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UK property funds ban withdrawals, locking in £15bn

By Lawrence Gash

Covid-19 crisis renders building valuation impossible

UK property funds ban withdrawals - locking in 15bn GBP

Around £15bn ($17.3bn, €16.1bn) of savers’ money is now locked into open investment UK property funds, as many ban withdrawals amid the ongoing Covid-19 crisis.

Funds run by the likes of Aberdeen, Janus Henderson, Standard Life and Threadneedle have all been suspended as Britain’s largest property market, London, prepares for a potentially complete lockdown.

Legal & General has led the way, suspending its £3bn UK Property Fund, the largest such closure since the vote for Brexit in 2016.

With the pound (GBP) slumping to its lowest level on the dollar (USD) in 35 years and the FTSE 100 falling more than 32 per cent in the past month alone, valuers have argued that it is near impossible to accurately value properties amid the ongoing uncertainty.

The Financial Conduct Authority (FCA), sided with this viewpoint, stating: “In such situations, a fair and reasonable valuation of CRE (commercial real estate) funds cannot be established.” Britain’s finance regulator added: “In these circumstances, suspension is likely to be in the best interests of fund investors.”

While some investors and savers will balk at not being able to retrieve their money, without such measures many of these funds would struggle to survive. The ongoing uncertainty triggered by the novel coronavirus outbreak would make it difficult for these funds to sell off their properties fast enough to meet repayment demand.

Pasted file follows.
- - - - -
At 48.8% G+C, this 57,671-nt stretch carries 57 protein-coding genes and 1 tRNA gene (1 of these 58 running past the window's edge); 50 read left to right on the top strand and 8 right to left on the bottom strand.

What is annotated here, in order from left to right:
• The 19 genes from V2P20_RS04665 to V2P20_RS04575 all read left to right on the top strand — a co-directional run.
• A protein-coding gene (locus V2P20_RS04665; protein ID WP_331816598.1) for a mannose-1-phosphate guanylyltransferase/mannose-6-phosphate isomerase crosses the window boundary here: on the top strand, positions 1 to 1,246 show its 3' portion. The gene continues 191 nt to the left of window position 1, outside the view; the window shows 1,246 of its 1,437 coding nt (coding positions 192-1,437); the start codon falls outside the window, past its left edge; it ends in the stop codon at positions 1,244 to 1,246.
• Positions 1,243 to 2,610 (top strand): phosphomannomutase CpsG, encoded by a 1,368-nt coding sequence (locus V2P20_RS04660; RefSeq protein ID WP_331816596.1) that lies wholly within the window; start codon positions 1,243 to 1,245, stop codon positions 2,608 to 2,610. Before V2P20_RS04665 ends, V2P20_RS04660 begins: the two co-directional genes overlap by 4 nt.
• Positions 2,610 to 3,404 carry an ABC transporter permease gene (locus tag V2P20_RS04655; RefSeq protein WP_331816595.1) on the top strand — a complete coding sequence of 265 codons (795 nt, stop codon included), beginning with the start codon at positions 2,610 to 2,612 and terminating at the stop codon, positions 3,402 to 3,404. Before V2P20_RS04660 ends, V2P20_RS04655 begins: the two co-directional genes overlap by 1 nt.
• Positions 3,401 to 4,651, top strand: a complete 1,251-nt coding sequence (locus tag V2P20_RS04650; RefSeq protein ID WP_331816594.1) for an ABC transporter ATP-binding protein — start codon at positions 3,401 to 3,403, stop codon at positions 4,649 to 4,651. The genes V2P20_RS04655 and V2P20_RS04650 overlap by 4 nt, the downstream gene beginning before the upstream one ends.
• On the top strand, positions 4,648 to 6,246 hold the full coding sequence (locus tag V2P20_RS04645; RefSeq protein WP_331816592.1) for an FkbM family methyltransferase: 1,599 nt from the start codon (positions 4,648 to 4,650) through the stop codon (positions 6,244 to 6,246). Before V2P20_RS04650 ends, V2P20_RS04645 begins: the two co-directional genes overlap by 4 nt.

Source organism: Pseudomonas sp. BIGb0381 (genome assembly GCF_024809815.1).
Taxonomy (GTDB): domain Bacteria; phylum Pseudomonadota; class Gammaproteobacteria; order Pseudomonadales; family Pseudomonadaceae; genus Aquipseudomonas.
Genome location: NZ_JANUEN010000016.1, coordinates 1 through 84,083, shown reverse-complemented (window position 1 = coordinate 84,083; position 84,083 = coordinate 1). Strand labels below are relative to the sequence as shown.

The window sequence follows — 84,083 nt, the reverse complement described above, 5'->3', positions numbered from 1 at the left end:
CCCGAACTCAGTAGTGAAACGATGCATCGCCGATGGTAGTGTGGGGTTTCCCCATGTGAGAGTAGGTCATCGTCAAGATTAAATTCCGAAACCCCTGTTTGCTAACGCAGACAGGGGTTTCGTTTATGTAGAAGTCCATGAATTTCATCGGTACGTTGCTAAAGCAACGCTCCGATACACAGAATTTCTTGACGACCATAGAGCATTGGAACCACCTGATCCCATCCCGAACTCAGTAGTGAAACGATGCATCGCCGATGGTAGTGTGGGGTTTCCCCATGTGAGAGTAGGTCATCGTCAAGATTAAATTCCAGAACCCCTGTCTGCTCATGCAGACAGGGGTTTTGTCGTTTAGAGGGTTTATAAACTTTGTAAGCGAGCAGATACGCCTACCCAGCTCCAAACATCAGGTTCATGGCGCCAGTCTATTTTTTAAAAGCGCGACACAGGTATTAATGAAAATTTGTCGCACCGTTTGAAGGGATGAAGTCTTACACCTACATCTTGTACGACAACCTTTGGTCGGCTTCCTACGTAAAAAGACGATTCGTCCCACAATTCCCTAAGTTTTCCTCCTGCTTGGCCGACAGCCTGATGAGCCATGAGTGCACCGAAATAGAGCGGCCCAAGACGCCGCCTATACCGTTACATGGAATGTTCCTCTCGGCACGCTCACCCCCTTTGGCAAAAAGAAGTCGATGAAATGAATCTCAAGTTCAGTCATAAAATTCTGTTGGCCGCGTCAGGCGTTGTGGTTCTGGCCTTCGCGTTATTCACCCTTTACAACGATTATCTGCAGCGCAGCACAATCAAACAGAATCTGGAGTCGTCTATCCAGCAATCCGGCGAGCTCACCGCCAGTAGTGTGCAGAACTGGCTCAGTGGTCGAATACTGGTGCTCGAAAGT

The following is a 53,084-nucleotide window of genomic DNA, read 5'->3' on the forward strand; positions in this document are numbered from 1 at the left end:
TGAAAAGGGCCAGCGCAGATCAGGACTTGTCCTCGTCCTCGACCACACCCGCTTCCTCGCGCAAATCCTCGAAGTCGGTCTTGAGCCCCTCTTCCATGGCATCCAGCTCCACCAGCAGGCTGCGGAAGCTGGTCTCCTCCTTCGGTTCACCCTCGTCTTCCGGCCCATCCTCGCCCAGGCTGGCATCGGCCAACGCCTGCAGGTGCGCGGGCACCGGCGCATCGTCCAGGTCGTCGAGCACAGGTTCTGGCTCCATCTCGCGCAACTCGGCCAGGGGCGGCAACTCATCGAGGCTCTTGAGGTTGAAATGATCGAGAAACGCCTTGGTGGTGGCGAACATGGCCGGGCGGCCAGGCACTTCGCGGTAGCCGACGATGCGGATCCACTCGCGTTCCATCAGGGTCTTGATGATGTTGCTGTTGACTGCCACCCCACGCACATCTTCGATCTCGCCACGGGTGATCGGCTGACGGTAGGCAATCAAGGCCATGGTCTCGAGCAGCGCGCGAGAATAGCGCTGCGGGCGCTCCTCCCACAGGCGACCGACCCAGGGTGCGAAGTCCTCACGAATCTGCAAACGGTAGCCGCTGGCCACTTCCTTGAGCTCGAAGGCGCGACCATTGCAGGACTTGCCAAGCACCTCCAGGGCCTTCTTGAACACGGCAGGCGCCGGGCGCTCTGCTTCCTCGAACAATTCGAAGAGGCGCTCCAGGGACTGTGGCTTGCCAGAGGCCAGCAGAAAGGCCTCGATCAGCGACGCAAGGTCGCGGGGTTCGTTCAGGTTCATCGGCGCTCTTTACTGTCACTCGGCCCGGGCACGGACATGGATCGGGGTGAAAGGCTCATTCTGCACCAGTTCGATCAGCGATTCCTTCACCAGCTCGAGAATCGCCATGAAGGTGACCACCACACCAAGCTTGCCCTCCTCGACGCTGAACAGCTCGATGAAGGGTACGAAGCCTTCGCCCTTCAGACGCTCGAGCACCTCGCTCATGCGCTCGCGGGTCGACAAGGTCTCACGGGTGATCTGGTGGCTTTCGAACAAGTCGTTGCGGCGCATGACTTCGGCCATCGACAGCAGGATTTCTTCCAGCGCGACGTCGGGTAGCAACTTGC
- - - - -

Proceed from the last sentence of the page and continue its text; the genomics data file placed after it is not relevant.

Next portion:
The fragility of some leading British property funds pre-dates the Covid-19 crisis. In December M&G, one of the UK’s largest such entities, banned withdrawals citing Brexit uncertainty and the changing landscape of the retail sector.

Even then, with the availability of independent valuations, the fund was unable to sell fast enough to meet demand for reimbursement, seeing £1bn flow out in 12 months.

While the rise and fall of Covid-19 is a mathematical certainty, the virus has the potential to trigger longstanding changes in the UK commercial property market. If the ongoing countrywide experiment of working from home proves successful then the sector could face a drop in demand for office space.

FURTHER READING: ECB launches €750bn bond-buying stimulus to help economy through Covid-19

FURTHER READING: Retail giant Inditex postpones dividend as Covid-19 hits sales

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